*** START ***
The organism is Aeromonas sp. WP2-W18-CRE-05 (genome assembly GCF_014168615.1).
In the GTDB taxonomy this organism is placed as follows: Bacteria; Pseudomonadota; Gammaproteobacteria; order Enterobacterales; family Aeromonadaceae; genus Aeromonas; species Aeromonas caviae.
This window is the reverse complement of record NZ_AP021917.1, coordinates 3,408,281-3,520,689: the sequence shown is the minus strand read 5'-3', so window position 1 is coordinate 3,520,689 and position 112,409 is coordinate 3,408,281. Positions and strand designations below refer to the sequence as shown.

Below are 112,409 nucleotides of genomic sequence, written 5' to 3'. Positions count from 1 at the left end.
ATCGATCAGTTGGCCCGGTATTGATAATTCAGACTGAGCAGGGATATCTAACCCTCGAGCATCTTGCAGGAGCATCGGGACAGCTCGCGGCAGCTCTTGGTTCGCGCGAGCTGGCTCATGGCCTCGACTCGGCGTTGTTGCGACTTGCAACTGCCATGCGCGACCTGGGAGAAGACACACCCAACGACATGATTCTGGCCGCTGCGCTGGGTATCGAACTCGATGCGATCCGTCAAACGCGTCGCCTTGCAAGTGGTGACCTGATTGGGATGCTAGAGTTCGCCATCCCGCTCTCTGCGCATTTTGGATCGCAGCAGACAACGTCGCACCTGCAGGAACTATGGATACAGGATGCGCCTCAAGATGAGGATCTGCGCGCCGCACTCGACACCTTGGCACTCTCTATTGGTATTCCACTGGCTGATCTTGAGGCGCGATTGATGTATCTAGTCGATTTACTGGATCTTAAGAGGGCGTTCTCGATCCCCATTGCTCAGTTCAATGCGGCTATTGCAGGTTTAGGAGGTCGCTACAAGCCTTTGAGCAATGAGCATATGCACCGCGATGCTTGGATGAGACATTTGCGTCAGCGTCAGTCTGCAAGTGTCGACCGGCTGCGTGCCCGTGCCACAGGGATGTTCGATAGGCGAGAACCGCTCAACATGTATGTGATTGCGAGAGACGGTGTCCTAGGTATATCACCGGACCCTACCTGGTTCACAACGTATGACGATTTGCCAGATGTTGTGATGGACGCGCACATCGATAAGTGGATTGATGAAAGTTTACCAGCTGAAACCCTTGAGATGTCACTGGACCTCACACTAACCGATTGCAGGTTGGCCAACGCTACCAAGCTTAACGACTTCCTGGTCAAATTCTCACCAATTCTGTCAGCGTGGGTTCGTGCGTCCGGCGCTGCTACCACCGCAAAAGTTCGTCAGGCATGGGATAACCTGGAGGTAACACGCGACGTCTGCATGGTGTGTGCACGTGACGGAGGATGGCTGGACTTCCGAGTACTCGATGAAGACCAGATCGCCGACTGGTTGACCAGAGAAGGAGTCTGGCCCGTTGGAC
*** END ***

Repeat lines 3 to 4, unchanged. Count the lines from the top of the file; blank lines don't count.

This window is the reverse complement of record NZ_AP021917.1, coordinates 3,408,281-3,520,689: the sequence shown is the minus strand read 5'-3', so window position 1 is coordinate 3,520,689 and position 112,409 is coordinate 3,408,281. Positions and strand designations below refer to the sequence as shown.

Below are 112,409 nucleotides of genomic sequence, written 5' to 3'. Positions count from 1 at the left end.